In a 2009 research poll of over 500 entrepreneurs, Venture Giants asked entrepreneurs whether they knew and understood what sector their business was trading in and why they thought it was important for the purposes of raising investment for their business.

Not surprisingly, almost 100% ticked the box that they knew what industry sector they were trading in. However, when asked the follow-up question, why they thought a broad sector classification was important for the purposes of raising investment for their business, almost 40% of entrepreneurs elected to answer: ‘Not relevant to me’ or ‘not really important’ to that question.

But, the fact of the matter remains that it is not only important, but absolutely crucial in raising investment as business investors will have very specific skills and experience in areas they know and understand and will very rarely invest in businesses that work outside their area of expertise.

As a result, choosing the wrong sector in haste can cut out a large group of investors that may have ordinarily been interested in your investment proposal.

It is important for an entrepreneur to understand what their business does and how it can be classified and described within a broad sector classification that most Business Angels will know and understand instantly.

A handy guide to developing this aspect of your business specification can be found by looking at the London Stock Exchange which provides a useful list of sectors and industries.

Aerospace and Defence
Automobiles & Parts
Construction & Materials
Electronic & Electrical Equipment
Equity Investment Instruments
Fixed Line Telecommunications
Food & Drug Retailers
Food Producers & Processors
Forestry & Paper
Gas, Water & Multiutilities
General Financial
General Industrials
General Retailers
Healthcare Equipment and Services
Household Goods
Industrial Engineering
Industrial Metals
Industrial Transportation
Insurance (non-life)
Leisure Goods
Life Insurance
Mobile Telecommunications
Travel & Leisure
Nonequity Investment Instruments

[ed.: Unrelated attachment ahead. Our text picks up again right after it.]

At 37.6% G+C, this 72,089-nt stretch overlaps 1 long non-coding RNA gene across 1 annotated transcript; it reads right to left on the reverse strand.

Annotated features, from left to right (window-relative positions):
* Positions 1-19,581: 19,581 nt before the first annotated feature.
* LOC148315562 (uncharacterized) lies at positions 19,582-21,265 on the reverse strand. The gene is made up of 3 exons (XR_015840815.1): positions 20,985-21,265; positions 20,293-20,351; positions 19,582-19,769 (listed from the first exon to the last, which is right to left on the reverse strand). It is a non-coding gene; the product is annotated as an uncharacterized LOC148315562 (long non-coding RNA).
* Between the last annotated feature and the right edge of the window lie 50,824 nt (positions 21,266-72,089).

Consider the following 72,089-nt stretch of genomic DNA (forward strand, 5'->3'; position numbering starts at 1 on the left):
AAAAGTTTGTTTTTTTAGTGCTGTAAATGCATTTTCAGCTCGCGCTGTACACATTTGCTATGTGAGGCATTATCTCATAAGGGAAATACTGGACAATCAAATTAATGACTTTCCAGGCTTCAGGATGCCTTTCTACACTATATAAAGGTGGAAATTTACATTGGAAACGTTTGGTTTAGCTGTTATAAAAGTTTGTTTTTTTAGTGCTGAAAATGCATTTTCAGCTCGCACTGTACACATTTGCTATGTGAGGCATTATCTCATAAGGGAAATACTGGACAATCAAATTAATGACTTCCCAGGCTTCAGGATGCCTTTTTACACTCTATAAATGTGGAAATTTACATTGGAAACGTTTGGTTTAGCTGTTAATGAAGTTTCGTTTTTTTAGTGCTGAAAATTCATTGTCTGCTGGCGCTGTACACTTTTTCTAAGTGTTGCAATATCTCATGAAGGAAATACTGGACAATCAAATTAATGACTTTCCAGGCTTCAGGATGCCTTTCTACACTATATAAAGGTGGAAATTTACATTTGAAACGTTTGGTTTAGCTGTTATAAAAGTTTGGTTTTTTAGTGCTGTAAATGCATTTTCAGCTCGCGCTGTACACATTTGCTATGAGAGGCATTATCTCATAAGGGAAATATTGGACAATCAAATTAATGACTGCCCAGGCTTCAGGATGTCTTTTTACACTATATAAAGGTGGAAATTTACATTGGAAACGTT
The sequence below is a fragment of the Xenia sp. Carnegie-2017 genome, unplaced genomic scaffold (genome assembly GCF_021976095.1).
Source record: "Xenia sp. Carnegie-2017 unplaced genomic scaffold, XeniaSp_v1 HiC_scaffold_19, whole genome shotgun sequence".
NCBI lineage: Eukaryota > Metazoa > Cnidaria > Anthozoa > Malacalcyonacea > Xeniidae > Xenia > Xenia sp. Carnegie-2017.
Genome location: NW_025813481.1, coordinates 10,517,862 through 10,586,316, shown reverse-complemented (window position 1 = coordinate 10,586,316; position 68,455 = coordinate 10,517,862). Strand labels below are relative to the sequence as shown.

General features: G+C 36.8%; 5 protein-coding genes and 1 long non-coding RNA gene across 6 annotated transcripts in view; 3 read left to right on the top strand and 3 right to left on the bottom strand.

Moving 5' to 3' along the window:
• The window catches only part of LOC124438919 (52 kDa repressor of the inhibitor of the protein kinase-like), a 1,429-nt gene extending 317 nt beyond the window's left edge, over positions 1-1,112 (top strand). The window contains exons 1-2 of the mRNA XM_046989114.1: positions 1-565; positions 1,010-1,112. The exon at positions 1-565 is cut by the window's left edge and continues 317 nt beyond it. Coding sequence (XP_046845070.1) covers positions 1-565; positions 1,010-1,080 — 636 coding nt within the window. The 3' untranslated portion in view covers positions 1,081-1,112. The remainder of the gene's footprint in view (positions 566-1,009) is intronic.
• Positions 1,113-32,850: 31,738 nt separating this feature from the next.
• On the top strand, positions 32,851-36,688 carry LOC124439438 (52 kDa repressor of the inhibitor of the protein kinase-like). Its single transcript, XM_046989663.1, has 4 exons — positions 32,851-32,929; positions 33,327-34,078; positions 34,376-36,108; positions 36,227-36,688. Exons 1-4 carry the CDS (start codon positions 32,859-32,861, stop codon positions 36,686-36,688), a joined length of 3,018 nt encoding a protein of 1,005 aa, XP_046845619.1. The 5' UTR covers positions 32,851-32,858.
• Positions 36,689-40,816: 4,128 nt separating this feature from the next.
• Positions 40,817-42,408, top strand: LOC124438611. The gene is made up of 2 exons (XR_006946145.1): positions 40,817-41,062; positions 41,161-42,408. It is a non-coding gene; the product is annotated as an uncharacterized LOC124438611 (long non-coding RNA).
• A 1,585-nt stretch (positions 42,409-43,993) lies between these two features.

Oil and Gas Producers
Oil Equipment Services & Distribution       
Personal Goods
Pharmaceuticals & Biotechnology
Real Estate
Software & Computer Services
Support Services
Technology Hardware & Equipment
Travel & Leisure

When an investor reads the Financial Times everything is broken down very simply by industry sectors and this is because investors do not have the time to research each company listed to find out what they do - investors instead usually know all of the companies listed in a particular industry sector. 

Likewise business angel investors that are looking to invest in UK SMEs will know what type of business and industry that they are seeking to invest in and they will have to potentially review hundreds of business plans before they choose to invest.

As a result of this, the chances will be before even opening the first page of your business plan or hearing your elevator pitch the angel investor will first check the industry sector you are involved with. So whether you use Venture Giants to find an angel investor or you use another avenue, it is wise to keep your industry sector in alignment with one of the sectors that angel investors will tend to invest in (by the way, if you do choose to use Venture Giants, we will always double check the industry sector you are in so as to ensure that we send it to the right investors for you)

Never use creative or technical words to describe your industry sector even if you have a very specific product or niche solution that is not easily defined. Remember Business Investors will not necessarily have had your specific education or experience and will always look at industries that they easily understand.


You are NOT an SEO company that optimises your business clients PPC campaigns and organic search results;

  • Instead you are in Media.

(X) You are NOT a designer coffee outlet;

  • Instead you are in Retail.

(X) You are NOT an online CRM solution that is seeking investment to take it to the next level; 

  • Instead you are in Software.

A good way to double check the industry sector your business should be in is to look in the FT and the London stock exchange and to locate the competitors listed within it that could be classed as your competition and and then to directly align your industry sector to them. Even if the listed companies are not totally identicle to what you are doing, it would still give you a clear indication of where your company should be listed as they would have already raised funding via an IPO and attracted the investors that they felt would be interested in their business model.

Aligning your company to your competition's industry sector will also ensure that you attract similar angel investors that would already be very interested in investing in that industry and may even already own shares in those listed companies.

What about IP (Intellectual Property), Commercial Licensing, and Research and Development?

Q: What broad sector classification do you think Intel is listed in?

- Computers and Software?
- Manufacturing?

It may surprise you that Intel is in fact in intellectual property (IP) as they research and develop chips and subcontract manufacturing to third party manufacturers!

Always, think carefully about the sector your business should be in as getting this right will ensure that the right angel investors will read and study your proposal - and more importantly, invest!

By Rishi Anand
For and behalf of Venture Giants enterprises Ltd